The Movie Anonymous
The Movie Anonymous - review by Richard Allan Wagner
The one premise that rings true in the movie Anonymous is that the man we all thought to be the true author of the Shakespearean works was NOT who we thought he was—on that issue the movie is correct, beyond that, everything else is pure fiction.
Tainted by advice from his Oxfordian friends, director Roland Emmerich presents a highly seductive and imaginary scenario depicting Edward de Vere (17th Earl of Oxford) as the genius who wrote the Shakespearean works. But it doesn’t stop there—the scenario also insinuates that de Vere was Queen Elizabeth’s first child, and (in later years) due to an incestuous tryst with the “Virgin Queen”, de Vere is also to have fathered another of “her many bastards”, Henry Wriosthesley” (Earl of Southampton). The great problem with such claims is that there is no tangible smoking gun evidence to back them up. It’s all speculation.
Moreover, the movie Anonymous' depiction of Ben Jonson is another departure from fact. There is no evidence that Jonson ever worked for or collaborated with de Vere in any way. Furthermore, there’s no evidence that de Vere was made lame by receiving a wound to his leg, nor is there any evidence of his having given council to the Earls of Essex and Southampton prior to their rebellion against Queen Elizabeth.
The entire movie is riddled with egregious flaws…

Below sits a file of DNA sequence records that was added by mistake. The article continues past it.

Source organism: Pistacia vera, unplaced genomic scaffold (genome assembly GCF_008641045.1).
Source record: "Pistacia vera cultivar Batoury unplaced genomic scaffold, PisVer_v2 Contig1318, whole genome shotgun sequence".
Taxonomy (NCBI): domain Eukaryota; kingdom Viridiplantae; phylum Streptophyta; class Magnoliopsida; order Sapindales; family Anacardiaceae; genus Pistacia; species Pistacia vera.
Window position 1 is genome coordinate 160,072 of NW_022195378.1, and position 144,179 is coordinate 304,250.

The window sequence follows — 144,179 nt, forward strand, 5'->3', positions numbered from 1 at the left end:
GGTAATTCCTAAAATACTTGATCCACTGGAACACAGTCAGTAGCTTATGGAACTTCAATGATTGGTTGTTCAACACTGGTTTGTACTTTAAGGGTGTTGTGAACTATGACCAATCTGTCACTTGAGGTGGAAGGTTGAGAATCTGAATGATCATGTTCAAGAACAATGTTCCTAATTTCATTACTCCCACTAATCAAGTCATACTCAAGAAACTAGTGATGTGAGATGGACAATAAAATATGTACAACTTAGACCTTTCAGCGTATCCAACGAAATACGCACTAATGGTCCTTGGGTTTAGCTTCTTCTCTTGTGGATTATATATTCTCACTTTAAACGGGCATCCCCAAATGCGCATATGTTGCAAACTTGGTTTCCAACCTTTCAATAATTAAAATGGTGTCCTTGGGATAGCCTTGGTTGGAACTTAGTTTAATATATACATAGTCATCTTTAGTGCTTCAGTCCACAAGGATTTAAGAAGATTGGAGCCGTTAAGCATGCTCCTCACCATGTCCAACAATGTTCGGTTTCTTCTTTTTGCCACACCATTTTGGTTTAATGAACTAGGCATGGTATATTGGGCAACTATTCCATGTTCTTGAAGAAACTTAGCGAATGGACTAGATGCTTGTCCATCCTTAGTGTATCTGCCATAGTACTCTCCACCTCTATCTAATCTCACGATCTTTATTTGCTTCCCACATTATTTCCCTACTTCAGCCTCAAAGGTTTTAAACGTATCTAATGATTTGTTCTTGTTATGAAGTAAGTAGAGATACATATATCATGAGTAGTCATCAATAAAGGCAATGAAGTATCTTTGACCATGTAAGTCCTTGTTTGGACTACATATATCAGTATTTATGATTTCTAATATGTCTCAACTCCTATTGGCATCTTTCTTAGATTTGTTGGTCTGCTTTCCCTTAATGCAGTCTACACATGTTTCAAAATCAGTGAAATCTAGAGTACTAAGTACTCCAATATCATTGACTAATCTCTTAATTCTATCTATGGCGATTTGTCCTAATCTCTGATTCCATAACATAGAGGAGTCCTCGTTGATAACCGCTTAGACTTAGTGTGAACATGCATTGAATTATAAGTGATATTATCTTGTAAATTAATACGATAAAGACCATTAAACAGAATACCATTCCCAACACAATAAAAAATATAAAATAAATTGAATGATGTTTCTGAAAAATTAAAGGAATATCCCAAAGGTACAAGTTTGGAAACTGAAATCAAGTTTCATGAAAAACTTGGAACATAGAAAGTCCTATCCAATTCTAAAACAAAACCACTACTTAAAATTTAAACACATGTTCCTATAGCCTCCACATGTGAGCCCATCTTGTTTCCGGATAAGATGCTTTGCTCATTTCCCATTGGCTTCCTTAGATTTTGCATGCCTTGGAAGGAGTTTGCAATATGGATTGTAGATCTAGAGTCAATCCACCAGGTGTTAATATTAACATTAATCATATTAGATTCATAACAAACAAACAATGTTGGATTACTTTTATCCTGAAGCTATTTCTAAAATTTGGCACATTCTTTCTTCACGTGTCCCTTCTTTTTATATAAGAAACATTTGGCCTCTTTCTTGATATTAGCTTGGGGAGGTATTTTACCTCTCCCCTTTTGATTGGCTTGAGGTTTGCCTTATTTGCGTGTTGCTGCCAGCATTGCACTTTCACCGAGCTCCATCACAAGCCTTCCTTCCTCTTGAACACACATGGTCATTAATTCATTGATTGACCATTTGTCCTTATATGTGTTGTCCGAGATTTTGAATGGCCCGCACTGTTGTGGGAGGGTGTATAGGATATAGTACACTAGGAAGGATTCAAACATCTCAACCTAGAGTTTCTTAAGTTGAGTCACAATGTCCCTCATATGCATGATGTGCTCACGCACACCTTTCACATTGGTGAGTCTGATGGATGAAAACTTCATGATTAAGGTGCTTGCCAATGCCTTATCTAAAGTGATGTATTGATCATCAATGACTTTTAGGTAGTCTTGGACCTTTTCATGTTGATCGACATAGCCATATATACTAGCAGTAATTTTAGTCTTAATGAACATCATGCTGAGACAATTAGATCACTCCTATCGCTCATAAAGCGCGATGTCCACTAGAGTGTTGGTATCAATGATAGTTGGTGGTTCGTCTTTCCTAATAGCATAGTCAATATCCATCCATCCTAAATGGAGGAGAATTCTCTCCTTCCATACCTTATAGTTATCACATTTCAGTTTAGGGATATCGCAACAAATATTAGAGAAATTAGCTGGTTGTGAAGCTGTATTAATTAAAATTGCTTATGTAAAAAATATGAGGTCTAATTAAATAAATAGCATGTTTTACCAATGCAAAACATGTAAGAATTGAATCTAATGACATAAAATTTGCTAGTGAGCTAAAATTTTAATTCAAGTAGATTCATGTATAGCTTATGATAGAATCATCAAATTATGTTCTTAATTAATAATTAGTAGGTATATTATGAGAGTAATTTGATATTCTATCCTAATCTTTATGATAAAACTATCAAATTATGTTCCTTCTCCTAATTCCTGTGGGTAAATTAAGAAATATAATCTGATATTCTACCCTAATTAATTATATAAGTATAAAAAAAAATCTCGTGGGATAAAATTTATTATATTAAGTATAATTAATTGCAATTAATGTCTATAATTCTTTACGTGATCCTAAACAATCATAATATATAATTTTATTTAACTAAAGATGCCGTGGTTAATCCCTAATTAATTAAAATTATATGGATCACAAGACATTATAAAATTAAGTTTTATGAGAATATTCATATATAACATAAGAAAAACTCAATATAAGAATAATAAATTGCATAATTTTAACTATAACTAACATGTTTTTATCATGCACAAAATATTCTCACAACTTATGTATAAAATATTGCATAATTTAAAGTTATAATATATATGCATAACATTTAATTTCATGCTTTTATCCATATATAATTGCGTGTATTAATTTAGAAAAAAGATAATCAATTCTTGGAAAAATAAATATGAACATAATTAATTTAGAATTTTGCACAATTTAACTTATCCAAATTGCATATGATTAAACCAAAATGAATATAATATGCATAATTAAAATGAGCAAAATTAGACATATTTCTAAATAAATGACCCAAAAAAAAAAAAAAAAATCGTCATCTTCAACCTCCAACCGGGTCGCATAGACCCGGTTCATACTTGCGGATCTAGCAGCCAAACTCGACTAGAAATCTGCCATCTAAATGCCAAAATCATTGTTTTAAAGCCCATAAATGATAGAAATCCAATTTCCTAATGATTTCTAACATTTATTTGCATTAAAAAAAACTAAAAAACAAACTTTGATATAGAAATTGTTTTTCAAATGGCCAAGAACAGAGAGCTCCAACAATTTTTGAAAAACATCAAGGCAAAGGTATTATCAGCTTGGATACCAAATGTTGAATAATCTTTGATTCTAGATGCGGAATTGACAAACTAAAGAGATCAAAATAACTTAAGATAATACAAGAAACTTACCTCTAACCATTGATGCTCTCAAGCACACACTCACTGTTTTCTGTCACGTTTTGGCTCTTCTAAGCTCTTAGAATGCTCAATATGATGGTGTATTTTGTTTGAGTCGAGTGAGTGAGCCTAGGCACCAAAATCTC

too many to enumerate.
In the end, Emmerich would have us believe that the dying de Vere bequethed all of the Shakespeare manuscripts to an obedient Jonson who then sat on them for the next 19 years before ostensibly overseeing their publication in the 1623 Shakespeare Folio. To make matters worse, Emmerich fails to explain how many of the Shakespeare plays and Sonnets were clearly written well after de Vere’s death, along with massive revisions that were made to a number of the plays between the years 1604 (the year of de Vere’s death) and 1623.
The movie Anonymous is the embodiment of the old adage
“If you can’t convince them, confuse them”.
For more detailed information about the true authorship of the Shakespearean works, visit:
Also check out the fascinating story of The Winchester House
Check out Richard Allan Wagner's latest novel: God and Kings
God and Kings is a sci-fi suspense thriller set in ancient Egypt—based on real people and events.It’s a riveting story of romance, mystery, intrigue, betrayal, plots and murder.